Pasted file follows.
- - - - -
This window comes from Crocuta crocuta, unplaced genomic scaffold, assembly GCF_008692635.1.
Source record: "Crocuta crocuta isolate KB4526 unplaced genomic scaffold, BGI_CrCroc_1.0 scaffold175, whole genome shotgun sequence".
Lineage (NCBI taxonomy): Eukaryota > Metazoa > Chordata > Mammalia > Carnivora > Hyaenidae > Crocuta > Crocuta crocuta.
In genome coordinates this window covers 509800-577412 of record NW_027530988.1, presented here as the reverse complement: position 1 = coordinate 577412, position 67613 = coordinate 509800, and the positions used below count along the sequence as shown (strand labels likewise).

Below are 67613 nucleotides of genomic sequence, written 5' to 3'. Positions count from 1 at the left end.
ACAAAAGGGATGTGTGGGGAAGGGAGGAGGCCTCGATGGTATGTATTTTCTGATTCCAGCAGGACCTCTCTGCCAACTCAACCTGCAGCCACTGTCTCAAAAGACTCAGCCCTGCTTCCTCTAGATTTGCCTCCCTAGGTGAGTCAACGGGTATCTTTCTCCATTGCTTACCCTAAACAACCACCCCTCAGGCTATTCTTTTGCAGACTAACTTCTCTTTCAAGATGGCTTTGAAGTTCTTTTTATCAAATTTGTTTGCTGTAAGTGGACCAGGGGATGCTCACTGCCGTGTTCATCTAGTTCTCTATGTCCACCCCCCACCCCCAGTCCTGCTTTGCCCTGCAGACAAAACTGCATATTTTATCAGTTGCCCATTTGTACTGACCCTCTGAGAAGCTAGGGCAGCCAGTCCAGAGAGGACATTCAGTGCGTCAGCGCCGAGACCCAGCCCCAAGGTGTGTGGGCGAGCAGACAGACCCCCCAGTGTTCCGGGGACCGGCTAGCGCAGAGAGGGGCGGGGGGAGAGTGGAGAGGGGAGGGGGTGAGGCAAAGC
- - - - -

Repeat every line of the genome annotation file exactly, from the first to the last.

This window comes from Crocuta crocuta, unplaced genomic scaffold, assembly GCF_008692635.1.
Source record: "Crocuta crocuta isolate KB4526 unplaced genomic scaffold, BGI_CrCroc_1.0 scaffold175, whole genome shotgun sequence".
Lineage (NCBI taxonomy): Eukaryota > Metazoa > Chordata > Mammalia > Carnivora > Hyaenidae > Crocuta > Crocuta crocuta.
In genome coordinates this window covers 509800-577412 of record NW_027530988.1, presented here as the reverse complement: position 1 = coordinate 577412, position 67613 = coordinate 509800, and the positions used below count along the sequence as shown (strand labels likewise).

Below are 67613 nucleotides of genomic sequence, written 5' to 3'. Positions count from 1 at the left end.
ACAAAAGGGATGTGTGGGGAAGGGAGGAGGCCTCGATGGTATGTATTTTCTGATTCCAGCAGGACCTCTCTGCCAACTCAACCTGCAGCCACTGTCTCAAAAGACTCAGCCCTGCTTCCTCTAGATTTGCCTCCCTAGGTGAGTCAACGGGTATCTTTCTCCATTGCTTACCCTAAACAACCACCCCTCAGGCTATTCTTTTGCAGACTAACTTCTCTTTCAAGATGGCTTTGAAGTTCTTTTTATCAAATTTGTTTGCTGTAAGTGGACCAGGGGATGCTCACTGCCGTGTTCATCTAGTTCTCTATGTCCACCCCCCACCCCCAGTCCTGCTTTGCCCTGCAGACAAAACTGCATATTTTATCAGTTGCCCATTTGTACTGACCCTCTGAGAAGCTAGGGCAGCCAGTCCAGAGAGGACATTCAGTGCGTCAGCGCCGAGACCCAGCCCCAAGGTGTGTGGGCGAGCAGACAGACCCCCCAGTGTTCCGGGGACCGGCTAGCGCAGAGAGGGGCGGGGGGAGAGTGGAGAGGGGAGGGGGTGAGGCAAAGC